While it may not seem like the Hollywood wage gap has a direct bearing on women outside that industry, it seems to me that much of this discussion boils down to women finding ways to take control of this conversation, both on a cultural level and in their negotiations. For most of us, we aren’t taught to talk about money as a normal part of everyday life; I don’t think I ever asked a coworker what they made in my seven and a half years as a magazine editor. I’m not exactly sure what I would have done with that information if I’d found out whether I was being paid comparably or not, but I would have at least known. Instead, I felt so lucky to even have full-time employment that I didn’t try to negotiate for a raise during my entire tenure there, or for more vacation days. As writer Emma Johnson points out in a DailyWorth article on “How Talking About Money Can Boost Your Earning Power,” simply asking in a direct, non-confrontational way what a coworker or peer is earning will give you a baseline from which you can plan your negotiation. She suggest starting with a simple, “So, how much are you getting for that kind of work these days?”
While simply talking won’t necessarily change the power structure in Hollywood, the process of talking followed by action very well might. As Joanna Robinson put it in a Vanity Fair piece about Amy Schumer’s negotiating power, “Transparency seems to be the key to changing some of the entrenched issues in the film industry. With more and more people talking about the lack of women behind the camera, and the wage gap for women in front of the camera, up-and-coming Hollywood players are feeling more emboldened to fight for equality.” The fact that entire pieces are being written about the finances of Schumer’s book and movie deals, separate from the plotlines, is a huge step in the right direction. Schumer is becoming symbolic of women who know their own worth and are willing to fight for their value, rather than simply accept the status quo.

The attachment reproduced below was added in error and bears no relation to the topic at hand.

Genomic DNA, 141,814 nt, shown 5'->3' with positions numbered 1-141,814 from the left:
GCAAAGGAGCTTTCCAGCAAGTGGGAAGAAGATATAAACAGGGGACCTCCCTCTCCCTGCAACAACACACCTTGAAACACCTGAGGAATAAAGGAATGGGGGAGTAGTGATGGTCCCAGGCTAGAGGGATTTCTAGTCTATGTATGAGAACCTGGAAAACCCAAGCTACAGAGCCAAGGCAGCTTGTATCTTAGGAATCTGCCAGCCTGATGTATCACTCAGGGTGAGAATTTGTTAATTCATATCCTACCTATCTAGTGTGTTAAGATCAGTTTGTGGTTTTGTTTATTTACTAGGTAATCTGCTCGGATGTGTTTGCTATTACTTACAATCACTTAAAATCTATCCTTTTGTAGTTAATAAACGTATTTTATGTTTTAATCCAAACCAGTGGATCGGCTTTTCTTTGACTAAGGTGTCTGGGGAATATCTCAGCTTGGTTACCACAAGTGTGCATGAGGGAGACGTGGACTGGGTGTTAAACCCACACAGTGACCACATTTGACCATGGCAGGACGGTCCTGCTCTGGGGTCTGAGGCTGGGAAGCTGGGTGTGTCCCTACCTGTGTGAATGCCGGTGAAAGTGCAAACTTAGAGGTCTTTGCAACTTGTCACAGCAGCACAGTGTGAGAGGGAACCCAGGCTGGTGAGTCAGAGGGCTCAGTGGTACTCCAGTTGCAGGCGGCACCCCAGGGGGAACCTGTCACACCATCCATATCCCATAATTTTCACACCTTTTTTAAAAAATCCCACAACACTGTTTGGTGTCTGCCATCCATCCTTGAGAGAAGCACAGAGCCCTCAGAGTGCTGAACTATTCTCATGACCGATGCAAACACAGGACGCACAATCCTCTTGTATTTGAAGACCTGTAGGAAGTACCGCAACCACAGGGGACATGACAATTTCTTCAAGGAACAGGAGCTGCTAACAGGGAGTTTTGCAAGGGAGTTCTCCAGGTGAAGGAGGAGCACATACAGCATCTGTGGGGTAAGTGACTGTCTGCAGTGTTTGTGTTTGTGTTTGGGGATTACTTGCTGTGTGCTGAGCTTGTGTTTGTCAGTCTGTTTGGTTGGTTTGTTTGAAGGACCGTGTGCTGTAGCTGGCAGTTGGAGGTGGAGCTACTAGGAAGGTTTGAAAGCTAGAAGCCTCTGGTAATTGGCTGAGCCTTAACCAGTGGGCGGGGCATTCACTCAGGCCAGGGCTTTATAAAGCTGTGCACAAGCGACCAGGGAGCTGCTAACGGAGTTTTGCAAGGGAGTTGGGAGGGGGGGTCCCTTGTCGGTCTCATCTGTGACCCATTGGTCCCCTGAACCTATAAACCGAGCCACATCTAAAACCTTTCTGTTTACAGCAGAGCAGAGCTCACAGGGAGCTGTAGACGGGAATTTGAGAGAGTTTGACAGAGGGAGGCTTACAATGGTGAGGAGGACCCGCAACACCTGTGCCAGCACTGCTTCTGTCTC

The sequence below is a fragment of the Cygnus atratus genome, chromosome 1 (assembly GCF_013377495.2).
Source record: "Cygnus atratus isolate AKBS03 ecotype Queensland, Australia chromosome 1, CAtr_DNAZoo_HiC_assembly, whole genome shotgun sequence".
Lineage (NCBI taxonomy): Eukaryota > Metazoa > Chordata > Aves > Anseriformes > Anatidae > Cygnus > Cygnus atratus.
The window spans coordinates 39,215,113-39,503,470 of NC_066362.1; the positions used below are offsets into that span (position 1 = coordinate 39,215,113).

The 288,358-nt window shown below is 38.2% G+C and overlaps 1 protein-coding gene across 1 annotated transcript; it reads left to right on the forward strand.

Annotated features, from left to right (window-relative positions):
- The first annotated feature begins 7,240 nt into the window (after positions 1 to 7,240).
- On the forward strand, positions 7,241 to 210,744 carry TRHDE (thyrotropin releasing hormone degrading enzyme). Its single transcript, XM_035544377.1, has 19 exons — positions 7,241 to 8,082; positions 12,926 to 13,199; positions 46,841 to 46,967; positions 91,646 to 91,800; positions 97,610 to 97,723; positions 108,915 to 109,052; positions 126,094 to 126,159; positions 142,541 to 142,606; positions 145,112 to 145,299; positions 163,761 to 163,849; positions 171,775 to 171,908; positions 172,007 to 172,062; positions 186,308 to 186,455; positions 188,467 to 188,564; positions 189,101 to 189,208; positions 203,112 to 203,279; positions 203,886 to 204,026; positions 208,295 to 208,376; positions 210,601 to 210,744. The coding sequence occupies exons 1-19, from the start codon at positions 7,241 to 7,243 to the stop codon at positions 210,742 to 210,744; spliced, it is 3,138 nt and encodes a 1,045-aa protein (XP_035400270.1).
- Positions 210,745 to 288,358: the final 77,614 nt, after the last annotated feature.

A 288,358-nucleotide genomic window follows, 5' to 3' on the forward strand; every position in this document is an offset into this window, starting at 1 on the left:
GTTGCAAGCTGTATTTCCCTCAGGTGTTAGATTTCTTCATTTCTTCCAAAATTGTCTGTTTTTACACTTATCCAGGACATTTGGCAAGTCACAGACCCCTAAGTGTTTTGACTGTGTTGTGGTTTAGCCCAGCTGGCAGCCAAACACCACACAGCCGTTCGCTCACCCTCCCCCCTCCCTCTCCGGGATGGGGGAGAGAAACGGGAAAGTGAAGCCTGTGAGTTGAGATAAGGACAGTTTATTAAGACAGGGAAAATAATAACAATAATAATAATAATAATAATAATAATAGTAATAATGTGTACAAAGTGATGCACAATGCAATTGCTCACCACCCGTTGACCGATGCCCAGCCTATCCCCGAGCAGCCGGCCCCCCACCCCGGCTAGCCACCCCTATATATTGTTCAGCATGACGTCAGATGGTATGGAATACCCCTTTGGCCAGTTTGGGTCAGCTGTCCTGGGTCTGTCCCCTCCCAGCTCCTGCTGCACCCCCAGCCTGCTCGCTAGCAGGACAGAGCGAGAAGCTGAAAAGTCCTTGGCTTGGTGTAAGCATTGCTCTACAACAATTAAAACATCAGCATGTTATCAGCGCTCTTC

Women also need advocates who will bargain on our behalves in the right situations. Kathy Griffin told Variety, in article on the Hollywood wage gap, that she had the “second-lowest salary on the cast” of the sitcom "Suddenly Susan," so "when her agents balked at securing her a pay hike, she marched up to the office of Warner Bros. TV chief Peter Roth to demand a raise.” While Griffin did get a raise, albeit not as much as her male peers made, I found it disturbing that her agents refused to be the ones negotiating the best price she could get. What does that say about how we value women’s work?
Patrick Whitesell, co-CEO of William Morris Endeavor, told Fast Company that “we can play a key part” in narrowing the wage gap in Hollywood. The company’s other co-CEO, Ari Emanuel, said the agency recently negotiated on behalf of Charlize Theron to get equal pay to her male co-star Chris Hemsworth for the upcoming sequel to "Snow White and the Huntsman" in a deal that reportedly topped $10 million. Once again, the Sony leak gave her that leverage, but perhaps studios and those across various rungs of the industry could gain goodwill and more female audiences by recognizing our buying power at the box office and negotiating power when deals are being brokered, rather than simply being reactive.
The principle of pay equity should apply whether we’re talking about minimum wage or millions. After all, Jennifer Lawrence wrote in her Lenny essay, “I failed as a negotiator because I gave up early. I didn’t want to keep fighting over millions of dollars that, frankly, due to two franchises, I don’t need.” Why? Because she wanted to be liked and not be seen as difficult, a feeling that’s surely familiar to women across industries. “I didn’t want to seem ‘difficult’ or ‘spoiled,’” Lawrence wrote. “At the time, that seemed like a fine idea, until I saw the payroll on the Internet and realized every man I was working with definitely didn’t worry about being ‘difficult’ or ‘spoiled.’” Talking about what kinds of roles that are available to women, helping other women break into the industry and giving practical advice to women on honing their negotiating tactics can only serve as a wakeup call to studios that start out with gendered wage inequalities that this practice has to end, the sooner the better.